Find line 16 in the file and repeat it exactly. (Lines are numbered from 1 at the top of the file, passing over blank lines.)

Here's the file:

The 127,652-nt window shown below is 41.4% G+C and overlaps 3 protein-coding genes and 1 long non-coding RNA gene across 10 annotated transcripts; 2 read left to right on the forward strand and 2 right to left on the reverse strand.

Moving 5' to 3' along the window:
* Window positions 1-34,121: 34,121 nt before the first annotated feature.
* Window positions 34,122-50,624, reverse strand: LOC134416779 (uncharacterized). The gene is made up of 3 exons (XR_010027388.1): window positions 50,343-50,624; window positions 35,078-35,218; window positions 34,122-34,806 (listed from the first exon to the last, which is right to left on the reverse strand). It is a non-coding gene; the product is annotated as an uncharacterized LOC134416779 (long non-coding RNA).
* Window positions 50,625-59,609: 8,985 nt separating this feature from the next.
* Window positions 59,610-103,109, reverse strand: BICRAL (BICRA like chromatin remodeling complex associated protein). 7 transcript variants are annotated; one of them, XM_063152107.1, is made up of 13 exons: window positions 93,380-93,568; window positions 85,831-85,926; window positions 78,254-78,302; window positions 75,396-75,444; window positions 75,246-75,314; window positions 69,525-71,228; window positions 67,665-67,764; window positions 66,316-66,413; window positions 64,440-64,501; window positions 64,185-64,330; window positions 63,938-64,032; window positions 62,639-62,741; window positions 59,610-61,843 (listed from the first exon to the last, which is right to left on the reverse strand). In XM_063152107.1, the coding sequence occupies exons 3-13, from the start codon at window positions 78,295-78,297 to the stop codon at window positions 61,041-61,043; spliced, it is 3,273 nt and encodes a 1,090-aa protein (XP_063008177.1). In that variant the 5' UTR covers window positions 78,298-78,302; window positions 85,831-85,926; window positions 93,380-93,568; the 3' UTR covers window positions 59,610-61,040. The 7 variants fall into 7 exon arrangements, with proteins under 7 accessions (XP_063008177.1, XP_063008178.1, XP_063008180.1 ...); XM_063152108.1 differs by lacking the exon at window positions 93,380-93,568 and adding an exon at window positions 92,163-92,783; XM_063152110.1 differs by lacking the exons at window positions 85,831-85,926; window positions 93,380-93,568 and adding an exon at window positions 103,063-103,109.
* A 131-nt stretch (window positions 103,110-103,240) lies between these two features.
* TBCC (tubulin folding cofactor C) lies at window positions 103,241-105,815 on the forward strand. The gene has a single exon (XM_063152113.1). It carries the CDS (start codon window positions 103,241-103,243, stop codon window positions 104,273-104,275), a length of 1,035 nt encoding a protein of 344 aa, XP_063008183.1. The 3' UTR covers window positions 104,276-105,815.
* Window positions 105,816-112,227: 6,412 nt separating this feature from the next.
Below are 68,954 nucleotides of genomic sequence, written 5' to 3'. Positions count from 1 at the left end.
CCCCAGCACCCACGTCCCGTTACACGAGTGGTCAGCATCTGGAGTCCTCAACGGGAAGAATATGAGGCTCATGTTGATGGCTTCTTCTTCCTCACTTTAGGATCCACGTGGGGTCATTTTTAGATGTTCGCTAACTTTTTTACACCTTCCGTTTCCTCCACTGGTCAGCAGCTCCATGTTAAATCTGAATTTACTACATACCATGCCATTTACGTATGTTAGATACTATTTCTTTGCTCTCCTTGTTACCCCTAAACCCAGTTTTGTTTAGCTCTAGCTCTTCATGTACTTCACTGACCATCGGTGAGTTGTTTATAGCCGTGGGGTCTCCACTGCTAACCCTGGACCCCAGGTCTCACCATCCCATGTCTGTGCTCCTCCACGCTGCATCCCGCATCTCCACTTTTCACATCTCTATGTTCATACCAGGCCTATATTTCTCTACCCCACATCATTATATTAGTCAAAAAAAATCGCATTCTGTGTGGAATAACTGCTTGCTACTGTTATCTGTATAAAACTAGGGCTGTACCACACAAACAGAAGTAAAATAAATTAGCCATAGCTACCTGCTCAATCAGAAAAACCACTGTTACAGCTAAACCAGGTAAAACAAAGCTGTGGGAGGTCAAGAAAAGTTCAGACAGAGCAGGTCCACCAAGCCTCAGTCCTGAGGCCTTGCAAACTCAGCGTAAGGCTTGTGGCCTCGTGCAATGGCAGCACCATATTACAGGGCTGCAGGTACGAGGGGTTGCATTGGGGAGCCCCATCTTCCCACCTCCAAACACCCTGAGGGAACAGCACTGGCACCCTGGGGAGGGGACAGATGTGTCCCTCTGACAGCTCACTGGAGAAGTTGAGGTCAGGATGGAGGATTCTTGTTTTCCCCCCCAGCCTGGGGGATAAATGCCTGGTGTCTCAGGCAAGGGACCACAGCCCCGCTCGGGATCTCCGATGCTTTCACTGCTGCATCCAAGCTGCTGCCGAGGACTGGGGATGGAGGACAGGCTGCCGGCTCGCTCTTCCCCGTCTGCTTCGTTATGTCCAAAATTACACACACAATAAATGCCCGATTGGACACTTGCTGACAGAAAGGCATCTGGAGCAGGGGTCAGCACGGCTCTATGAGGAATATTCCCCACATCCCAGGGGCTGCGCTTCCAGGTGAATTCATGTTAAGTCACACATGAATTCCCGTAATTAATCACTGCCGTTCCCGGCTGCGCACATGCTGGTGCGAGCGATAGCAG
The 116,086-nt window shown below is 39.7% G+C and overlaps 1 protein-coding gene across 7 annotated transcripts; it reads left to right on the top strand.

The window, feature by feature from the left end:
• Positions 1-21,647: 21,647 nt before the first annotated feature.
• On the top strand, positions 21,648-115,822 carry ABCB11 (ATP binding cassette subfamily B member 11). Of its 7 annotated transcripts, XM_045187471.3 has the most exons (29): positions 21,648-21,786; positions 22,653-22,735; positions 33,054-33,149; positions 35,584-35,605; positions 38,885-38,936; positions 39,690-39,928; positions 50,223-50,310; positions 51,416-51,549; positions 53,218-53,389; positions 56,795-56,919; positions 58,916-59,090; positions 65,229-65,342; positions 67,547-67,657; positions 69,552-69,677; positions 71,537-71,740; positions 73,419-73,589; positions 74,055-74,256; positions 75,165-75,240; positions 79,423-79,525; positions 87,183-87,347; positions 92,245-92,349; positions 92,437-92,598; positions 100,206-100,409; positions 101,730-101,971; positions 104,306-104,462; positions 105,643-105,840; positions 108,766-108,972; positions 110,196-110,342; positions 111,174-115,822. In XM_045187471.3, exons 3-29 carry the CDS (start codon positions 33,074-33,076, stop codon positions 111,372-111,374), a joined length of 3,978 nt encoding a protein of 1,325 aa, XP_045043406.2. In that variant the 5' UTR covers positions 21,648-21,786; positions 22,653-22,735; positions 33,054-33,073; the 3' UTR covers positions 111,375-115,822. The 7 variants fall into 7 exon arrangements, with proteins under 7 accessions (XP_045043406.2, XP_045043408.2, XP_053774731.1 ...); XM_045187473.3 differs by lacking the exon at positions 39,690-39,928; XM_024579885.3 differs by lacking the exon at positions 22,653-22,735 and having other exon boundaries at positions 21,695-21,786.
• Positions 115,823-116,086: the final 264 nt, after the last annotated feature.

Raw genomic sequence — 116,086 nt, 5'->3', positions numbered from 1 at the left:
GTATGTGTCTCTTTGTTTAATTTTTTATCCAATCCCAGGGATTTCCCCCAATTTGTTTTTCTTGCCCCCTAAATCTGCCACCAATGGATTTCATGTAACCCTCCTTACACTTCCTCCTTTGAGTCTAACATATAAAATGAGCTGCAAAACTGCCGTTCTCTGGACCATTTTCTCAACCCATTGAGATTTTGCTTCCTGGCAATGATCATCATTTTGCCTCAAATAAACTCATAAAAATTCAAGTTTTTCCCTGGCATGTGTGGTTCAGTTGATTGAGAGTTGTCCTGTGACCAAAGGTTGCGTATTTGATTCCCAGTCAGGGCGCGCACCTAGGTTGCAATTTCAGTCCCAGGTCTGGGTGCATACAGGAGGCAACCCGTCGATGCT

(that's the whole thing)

• Positions 115,823-116,086: the final 264 nt, after the last annotated feature.